South Dakota submits smallpox plan to CDC

South Dakota submits smallpox plan to CDC South Dakota has submitted a smallpox response plan to the Centers for Disease Control and Prevention (CDC). All states were required to submit plans as part of a national effort to prepare the nation for the possibility of terrorist activities.

"The purpose of the plan is to strengthen our ability to effectively manage a smallpox emergency, if one were to occur," said Secretary of Health Doneen Hollings-worth. "It makes good sense to prepare for that possibility, but it's important to remember that there has been no change in the nation's alert level."

Hollingsworth said the smallpox plan is one more step in the homeland security efforts initiated by Gov. Janklow last fall in response to Sept. 11 and the subsequent anthrax deaths. Previous efforts have included updating state laws to allow rapid response to bioterrorism threats, providing specialized training for health providers, expanding disease surveillance, and creating a mobile laboratory to bring testing capacity anywhere in the state. Also underway is the development of an electronic communications network linking the state health department with hospitals, clinics, labs, and emergency medical services.

As another step in that preparedness process, South Dakota's smallpox plan details how vaccination would be delivered if a case of smallpox were to occur. It covers such logistics as identifying vaccination sites, distributing vaccine, staffing and training, monitoring for adverse events, etc. The department is also developing a separate plan, which spells out a vaccination effort that could be conducted as a preventive measure prior to a confirmed case.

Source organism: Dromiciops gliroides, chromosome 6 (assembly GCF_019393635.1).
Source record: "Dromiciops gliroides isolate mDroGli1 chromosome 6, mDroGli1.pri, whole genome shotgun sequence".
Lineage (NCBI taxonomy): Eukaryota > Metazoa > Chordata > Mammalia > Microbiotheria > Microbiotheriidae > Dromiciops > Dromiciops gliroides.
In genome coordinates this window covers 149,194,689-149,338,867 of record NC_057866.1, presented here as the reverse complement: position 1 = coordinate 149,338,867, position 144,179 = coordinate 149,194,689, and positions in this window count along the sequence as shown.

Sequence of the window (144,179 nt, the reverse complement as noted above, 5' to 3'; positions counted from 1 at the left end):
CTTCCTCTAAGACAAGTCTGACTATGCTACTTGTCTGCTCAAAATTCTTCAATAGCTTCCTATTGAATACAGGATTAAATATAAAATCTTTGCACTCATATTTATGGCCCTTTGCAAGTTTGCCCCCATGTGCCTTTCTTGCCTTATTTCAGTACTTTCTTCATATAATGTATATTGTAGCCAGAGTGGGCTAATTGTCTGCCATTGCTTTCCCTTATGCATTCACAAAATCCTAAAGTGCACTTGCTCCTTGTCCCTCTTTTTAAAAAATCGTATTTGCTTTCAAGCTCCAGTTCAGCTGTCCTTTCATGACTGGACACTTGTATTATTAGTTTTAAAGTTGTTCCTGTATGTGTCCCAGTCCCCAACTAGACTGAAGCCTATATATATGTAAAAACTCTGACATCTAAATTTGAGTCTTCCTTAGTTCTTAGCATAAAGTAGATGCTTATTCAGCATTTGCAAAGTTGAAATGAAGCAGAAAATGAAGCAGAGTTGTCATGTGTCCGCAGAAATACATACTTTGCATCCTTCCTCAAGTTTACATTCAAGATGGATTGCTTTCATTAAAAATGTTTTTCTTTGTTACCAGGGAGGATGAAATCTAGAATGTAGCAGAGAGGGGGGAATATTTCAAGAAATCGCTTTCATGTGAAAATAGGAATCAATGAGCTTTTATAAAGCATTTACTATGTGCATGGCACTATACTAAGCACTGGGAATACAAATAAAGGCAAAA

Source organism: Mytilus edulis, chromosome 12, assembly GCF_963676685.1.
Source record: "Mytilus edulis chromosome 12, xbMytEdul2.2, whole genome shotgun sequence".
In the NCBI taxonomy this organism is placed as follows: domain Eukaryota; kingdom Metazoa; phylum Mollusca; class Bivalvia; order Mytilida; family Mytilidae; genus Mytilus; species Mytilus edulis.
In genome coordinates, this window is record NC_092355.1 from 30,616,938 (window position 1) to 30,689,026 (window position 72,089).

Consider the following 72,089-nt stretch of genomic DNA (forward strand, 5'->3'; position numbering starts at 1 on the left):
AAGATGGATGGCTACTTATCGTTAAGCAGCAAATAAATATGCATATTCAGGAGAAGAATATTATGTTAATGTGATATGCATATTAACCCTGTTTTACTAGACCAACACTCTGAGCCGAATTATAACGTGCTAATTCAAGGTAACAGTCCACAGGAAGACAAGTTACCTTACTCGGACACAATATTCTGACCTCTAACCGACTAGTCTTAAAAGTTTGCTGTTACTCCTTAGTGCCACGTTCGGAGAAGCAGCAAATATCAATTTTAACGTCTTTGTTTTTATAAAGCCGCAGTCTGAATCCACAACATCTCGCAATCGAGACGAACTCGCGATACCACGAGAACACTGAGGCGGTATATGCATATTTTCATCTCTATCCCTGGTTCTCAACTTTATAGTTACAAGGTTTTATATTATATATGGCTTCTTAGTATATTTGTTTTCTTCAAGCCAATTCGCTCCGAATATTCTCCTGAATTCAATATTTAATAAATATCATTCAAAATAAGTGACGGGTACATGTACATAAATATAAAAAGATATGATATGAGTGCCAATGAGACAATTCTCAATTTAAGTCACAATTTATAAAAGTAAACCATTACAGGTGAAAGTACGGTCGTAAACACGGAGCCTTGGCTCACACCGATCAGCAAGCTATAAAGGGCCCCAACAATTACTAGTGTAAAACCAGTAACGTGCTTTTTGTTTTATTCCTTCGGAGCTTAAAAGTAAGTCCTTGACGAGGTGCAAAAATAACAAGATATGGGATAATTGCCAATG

"In order to assure that South Dakota is prepared for the possibility of smallpox, we need to get response teams in place and vaccinated ahead of time so they could be ready to investigate and treat initial cases and to vaccinate their contacts," Hollingsworth said.

These response teams would include the public health workers responsible for investigations and outbreak control of initial cases and also key healthcare workers who would treat and manage those initial cases. Hollingsworth stressed that any vaccination effort would be voluntary.

"We also need to emphasize that no vaccination will take place unless the president gives that directive to the CDC. CDC's final recommendations to the states would follow any presidential directive but would likely include two or three stages," Hollingsworth said. "The first stage would be to vaccinate response team members. The second stage vaccinated would be those at greater risk for exposure than the general public, basically all health care providers and first responders not vaccinated in the first stage. The final stage could include offering the vaccine to the general population."

Hollingsworth said pre-event vaccination would begin within 30 days of a presidential directive.

Additional information about smallpox and vaccination can be found on the department's Web site at smallpox/ and on the CDC Web site at

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